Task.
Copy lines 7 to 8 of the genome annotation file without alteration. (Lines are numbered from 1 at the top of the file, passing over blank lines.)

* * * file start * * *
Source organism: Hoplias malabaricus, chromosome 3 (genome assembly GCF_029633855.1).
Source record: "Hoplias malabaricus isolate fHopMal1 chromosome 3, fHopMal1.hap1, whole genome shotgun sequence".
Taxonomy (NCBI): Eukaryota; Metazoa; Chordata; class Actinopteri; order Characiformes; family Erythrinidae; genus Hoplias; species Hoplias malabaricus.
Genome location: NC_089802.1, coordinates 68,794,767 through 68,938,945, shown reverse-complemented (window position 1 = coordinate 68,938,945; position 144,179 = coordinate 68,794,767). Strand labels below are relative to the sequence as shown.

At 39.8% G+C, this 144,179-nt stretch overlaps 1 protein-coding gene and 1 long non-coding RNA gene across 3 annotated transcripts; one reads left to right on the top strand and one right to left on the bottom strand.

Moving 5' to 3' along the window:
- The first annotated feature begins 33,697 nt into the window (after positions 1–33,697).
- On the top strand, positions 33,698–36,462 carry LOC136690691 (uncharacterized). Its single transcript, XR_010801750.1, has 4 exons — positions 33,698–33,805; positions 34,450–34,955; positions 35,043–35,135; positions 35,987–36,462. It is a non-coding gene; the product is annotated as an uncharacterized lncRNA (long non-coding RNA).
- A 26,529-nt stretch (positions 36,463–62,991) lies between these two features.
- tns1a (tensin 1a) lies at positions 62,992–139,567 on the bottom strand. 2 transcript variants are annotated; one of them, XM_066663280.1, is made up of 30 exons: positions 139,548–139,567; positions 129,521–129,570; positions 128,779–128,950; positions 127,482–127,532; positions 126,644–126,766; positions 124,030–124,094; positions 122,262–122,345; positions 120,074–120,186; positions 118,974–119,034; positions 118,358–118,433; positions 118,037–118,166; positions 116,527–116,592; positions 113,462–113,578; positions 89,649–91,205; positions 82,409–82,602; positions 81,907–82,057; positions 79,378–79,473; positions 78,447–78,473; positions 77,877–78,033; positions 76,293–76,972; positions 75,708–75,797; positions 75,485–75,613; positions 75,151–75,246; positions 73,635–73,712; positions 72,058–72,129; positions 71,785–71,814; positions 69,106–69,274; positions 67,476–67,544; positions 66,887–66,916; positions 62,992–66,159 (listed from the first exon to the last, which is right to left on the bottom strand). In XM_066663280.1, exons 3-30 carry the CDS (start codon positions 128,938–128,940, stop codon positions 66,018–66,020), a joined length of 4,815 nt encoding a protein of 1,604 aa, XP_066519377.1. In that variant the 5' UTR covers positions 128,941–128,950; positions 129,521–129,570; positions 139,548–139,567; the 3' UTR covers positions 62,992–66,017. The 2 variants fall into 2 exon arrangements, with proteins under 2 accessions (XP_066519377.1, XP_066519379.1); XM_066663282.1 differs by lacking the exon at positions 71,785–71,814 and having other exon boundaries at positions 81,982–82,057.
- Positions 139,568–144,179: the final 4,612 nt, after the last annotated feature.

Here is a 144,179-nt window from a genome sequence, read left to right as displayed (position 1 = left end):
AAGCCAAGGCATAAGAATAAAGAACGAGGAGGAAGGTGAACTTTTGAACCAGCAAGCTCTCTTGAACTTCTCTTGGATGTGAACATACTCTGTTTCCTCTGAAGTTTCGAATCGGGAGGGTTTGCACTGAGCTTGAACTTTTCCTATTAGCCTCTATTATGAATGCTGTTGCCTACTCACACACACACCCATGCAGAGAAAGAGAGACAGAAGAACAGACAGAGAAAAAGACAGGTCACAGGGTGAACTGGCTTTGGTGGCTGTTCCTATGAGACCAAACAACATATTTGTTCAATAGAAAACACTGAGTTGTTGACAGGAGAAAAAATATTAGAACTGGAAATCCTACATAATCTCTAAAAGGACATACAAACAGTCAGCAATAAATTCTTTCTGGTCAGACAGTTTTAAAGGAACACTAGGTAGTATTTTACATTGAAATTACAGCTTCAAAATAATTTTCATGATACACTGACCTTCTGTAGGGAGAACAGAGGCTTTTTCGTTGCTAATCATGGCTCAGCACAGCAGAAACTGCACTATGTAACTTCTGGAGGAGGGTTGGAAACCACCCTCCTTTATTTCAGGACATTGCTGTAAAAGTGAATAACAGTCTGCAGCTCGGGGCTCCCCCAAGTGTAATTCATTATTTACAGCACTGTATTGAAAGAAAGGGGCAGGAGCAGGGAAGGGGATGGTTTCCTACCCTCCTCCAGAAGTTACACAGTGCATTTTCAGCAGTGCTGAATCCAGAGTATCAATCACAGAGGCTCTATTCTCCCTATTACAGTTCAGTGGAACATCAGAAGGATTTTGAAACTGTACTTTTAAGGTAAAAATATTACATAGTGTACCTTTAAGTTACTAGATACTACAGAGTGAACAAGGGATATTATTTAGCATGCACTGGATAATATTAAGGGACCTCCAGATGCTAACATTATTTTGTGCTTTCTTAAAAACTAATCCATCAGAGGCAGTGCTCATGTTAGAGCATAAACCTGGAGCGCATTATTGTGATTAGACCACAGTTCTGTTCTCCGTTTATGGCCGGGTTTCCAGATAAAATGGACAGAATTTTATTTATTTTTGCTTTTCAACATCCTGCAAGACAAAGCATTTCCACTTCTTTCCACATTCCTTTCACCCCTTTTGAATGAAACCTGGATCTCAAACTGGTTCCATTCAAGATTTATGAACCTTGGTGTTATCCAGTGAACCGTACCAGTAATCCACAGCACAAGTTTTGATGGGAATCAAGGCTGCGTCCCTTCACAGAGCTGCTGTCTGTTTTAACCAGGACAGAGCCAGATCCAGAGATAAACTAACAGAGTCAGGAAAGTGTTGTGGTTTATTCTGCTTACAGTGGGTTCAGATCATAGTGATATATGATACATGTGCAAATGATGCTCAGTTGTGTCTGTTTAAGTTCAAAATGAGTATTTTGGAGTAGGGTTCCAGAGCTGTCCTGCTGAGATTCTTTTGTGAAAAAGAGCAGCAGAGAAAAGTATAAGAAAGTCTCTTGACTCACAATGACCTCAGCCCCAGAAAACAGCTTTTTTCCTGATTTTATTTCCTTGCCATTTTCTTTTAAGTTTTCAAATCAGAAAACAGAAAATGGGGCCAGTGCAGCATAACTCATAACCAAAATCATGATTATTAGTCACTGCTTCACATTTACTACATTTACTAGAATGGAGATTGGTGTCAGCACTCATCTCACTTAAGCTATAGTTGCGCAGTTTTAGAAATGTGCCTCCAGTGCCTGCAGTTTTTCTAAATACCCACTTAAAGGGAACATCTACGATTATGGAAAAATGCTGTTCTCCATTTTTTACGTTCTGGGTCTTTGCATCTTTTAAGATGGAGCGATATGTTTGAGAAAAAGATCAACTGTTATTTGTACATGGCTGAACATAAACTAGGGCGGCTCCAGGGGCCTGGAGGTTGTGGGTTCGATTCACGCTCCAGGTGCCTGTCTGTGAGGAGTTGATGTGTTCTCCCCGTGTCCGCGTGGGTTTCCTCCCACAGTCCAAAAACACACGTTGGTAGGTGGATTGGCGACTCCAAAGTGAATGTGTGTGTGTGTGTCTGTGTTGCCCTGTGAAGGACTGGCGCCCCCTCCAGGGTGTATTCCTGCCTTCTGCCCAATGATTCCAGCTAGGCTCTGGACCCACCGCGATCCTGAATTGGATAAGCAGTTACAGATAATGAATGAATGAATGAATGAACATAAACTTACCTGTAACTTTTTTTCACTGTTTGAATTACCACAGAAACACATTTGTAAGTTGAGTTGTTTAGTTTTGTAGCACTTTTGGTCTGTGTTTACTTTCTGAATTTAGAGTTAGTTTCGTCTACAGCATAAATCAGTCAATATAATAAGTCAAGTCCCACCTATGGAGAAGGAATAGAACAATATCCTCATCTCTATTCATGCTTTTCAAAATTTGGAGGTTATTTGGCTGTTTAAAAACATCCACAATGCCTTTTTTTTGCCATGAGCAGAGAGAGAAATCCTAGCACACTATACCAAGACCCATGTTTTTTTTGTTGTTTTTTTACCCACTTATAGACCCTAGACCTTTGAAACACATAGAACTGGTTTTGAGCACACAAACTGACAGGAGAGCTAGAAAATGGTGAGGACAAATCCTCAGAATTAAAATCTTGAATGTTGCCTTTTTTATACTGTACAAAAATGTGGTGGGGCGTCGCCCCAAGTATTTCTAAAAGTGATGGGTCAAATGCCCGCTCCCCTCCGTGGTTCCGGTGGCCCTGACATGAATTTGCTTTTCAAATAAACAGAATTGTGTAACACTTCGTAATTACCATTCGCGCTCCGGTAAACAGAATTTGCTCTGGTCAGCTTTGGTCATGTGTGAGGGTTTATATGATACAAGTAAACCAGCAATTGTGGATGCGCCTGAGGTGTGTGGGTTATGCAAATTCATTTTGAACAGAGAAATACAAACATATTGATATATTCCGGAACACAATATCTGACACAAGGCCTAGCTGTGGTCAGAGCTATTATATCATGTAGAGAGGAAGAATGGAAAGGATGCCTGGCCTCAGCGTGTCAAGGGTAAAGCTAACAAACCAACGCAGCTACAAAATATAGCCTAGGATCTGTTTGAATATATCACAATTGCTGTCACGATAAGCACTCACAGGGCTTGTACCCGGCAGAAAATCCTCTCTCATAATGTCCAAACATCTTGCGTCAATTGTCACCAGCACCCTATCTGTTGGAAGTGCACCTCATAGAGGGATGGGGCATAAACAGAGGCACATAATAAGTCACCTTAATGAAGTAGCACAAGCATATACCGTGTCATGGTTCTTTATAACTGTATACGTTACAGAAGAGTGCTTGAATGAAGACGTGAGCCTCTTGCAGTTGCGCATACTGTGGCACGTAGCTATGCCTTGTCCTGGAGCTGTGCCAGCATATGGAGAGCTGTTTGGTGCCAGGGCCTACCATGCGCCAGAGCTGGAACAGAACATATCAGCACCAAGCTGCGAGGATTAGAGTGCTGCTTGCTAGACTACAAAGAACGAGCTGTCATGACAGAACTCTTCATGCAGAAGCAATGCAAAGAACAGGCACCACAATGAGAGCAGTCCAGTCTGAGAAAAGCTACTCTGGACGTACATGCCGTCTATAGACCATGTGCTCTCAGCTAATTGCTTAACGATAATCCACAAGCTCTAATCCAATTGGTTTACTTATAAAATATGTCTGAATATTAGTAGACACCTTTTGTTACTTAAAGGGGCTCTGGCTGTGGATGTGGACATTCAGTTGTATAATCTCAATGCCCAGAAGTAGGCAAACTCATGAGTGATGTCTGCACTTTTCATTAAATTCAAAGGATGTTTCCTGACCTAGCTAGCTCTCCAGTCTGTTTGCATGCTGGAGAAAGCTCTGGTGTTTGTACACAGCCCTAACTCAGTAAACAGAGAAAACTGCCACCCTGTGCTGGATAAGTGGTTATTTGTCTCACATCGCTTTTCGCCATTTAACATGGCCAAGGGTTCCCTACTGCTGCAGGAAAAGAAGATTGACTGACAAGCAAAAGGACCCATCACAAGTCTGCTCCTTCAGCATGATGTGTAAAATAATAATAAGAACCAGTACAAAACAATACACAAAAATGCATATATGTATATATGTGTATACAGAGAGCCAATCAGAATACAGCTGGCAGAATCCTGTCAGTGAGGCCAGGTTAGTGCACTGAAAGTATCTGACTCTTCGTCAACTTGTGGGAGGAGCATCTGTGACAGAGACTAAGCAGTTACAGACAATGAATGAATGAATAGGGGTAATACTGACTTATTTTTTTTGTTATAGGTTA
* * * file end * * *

- The first annotated feature begins 33,697 nt into the window (after positions 1–33,697).
- On the top strand, positions 33,698–36,462 carry LOC136690691 (uncharacterized). Its single transcript, XR_010801750.1, has 4 exons — positions 33,698–33,805; positions 34,450–34,955; positions 35,043–35,135; positions 35,987–36,462. It is a non-coding gene; the product is annotated as an uncharacterized lncRNA (long non-coding RNA).